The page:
Intangible Assets: Who Moved The Cheese?

Michael D. Moberly    May 11, 2012

I have yet to encounter a company or a management team that does not want to survive this recessionary period.  While this statement may appear self-evident, I have encountered countless c-suites and other members of company management teams who express virtually no or, at best, little interest in the economic fact that an increasingly significant key to sustaining, even strengthening, a business during this extended economic downturn is to understand their cheese has indeed, been moved.  That is, their company’s success and sustainability is directly linked to how well they identify, nurture, manage, and exploit their intangible assets.

For those unfamiliar with this ‘cheese movement notion’, there is a very brief, but quite reflective book authored by Spencer Johnson and Kenneth Blanchard titled Who Moved My Cheese?: An Amazing Way to Deal with Change in Your Work and in Your Life.  Those who have read it, I’m quite confident, found the 30+/- minutes required to read it, was time well spent.  By the way, ‘cheese’ of course, is a metaphor for what one want’s to have in life…whether it is a good, well paying job, acquisition of certain possessions, good health, or merely peace of mind, etc.

Should you elect to read Johnson and Blanchard’s thought provoking book, I offer one suggestion intended to help make the concept of ’who moved my cheese’ more relevant to busy, time constrained business decision makers, management teams, and c-suites. That is, substitute the words ‘intangible assets’ every time the word ‘cheese’ appears in the narrative. This simple exercise facilitates readers identifying with the intangible assets their company and its employees produce and the importance of recognizing how intangible assets, individually or collectively play a significant contributory role relative to company value, revenue streams, and sustainability, and profitability.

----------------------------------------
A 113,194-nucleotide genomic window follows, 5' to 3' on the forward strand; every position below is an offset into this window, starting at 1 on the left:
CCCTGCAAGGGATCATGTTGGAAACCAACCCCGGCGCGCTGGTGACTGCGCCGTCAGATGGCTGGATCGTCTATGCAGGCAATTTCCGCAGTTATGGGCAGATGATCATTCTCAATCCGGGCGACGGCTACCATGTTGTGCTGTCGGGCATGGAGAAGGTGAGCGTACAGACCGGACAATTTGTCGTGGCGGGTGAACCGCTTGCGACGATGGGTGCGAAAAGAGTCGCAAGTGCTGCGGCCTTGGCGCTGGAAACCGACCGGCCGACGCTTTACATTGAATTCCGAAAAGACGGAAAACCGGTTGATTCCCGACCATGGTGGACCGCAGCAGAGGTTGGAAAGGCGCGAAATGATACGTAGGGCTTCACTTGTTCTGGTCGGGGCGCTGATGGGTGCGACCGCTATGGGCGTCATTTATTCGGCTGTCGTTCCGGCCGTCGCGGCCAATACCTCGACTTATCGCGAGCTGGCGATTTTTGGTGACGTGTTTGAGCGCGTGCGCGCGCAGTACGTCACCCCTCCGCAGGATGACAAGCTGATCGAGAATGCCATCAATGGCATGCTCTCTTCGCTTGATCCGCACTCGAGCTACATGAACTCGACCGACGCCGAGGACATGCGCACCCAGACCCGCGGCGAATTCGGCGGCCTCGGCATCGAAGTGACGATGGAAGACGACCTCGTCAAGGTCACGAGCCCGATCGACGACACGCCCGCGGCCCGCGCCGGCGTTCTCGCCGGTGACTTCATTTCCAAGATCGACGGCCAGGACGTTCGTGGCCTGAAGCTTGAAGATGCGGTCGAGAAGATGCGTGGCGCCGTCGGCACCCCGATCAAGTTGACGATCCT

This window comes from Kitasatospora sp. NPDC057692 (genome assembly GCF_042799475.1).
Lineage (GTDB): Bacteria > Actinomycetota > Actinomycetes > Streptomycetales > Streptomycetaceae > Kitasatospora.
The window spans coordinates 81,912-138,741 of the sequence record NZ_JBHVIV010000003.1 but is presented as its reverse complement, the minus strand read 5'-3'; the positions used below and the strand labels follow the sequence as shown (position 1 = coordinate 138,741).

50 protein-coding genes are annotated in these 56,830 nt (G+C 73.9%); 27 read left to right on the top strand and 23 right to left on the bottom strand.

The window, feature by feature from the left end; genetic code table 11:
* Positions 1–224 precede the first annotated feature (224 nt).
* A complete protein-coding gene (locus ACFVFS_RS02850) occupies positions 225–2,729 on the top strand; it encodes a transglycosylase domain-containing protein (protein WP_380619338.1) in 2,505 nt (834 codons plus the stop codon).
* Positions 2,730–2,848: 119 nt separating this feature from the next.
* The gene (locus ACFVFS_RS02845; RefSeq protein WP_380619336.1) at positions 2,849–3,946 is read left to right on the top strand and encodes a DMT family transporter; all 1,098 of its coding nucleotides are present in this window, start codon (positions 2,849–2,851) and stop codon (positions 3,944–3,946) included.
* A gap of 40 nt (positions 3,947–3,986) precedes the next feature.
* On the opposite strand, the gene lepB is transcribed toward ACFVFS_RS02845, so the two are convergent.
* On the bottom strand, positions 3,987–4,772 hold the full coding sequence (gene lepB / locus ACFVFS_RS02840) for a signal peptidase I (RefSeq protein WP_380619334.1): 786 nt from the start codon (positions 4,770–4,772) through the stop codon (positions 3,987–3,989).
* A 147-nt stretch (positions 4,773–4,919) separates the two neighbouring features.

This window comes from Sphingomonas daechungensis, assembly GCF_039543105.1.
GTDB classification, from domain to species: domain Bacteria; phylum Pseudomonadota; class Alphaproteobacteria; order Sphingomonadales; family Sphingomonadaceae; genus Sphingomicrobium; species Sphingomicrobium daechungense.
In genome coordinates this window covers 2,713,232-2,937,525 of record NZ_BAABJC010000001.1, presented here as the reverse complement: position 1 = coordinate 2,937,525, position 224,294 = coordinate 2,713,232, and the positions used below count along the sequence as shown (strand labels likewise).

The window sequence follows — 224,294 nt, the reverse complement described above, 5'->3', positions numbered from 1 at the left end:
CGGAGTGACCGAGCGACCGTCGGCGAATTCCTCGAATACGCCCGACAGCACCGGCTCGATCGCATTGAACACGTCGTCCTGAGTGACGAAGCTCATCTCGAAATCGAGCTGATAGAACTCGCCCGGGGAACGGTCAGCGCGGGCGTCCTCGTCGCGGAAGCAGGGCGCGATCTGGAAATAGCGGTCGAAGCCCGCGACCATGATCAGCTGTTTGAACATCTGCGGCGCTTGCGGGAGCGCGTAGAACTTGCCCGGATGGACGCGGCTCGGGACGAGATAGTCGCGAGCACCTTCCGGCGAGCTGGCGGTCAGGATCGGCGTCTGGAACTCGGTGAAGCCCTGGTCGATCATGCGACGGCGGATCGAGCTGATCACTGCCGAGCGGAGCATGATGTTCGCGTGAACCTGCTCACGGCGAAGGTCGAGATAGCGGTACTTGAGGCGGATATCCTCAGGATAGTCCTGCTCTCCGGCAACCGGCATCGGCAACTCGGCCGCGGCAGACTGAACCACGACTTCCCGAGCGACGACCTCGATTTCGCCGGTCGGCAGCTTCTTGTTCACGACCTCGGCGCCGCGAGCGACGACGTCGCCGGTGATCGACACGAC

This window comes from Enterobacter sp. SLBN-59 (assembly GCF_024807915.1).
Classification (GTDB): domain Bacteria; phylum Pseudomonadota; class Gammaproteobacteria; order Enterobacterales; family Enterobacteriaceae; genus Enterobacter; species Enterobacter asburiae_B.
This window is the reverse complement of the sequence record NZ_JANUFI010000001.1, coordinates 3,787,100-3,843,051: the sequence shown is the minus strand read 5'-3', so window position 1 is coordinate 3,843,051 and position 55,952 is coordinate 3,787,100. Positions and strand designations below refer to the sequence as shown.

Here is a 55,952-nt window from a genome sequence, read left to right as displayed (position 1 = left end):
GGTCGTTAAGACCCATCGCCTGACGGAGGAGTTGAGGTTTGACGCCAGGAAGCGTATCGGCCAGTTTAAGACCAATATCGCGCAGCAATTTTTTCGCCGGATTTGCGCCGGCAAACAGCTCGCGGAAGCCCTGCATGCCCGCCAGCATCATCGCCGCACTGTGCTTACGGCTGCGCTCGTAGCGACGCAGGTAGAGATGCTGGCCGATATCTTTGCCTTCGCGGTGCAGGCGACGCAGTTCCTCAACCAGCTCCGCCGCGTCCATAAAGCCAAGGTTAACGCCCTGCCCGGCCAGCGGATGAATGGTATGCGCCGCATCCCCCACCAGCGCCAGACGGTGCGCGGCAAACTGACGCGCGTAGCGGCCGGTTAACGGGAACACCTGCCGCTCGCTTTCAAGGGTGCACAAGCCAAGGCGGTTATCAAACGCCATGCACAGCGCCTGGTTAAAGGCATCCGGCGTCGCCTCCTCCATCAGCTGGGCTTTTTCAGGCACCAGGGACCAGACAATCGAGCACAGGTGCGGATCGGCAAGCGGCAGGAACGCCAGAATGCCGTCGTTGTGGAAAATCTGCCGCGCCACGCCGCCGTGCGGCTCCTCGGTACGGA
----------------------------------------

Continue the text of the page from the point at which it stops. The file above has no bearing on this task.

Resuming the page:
Thus, the ’cheese that’s been moved’ represent a company’s tangible (physical) assets!  That is, for an overwhelming majority of company’s (globally) their tangible assets, i.e., property, buildings, equipment, inventory, etc., have been permanently, and to add emphasis, irreversibly moved to playing lessor contributory roles relative to a company’s overall value and revenue, etc.

In other words, tangible (physical) assets no longer, as they have in previous decades represent the dominant drivers or sources of most company’s value, revenue, and/or ‘building blocks’ for growth, wealth creation, sustainability, or profitability.

Instead, for most, and a continually growing percentage of companies globally, their primary sources of value and revenue have transitioned, largely as a product of companies and economies being increasingly ‘knowledge-based and knowledge intensive, thus greater reliance on intangible assets ala intellectual, structural, and relationship capital, reputation and brand, etc.  (To see a representative list of intangible assets go to and ‘click on’ brochure and scroll to ‘what are intangible assets’.)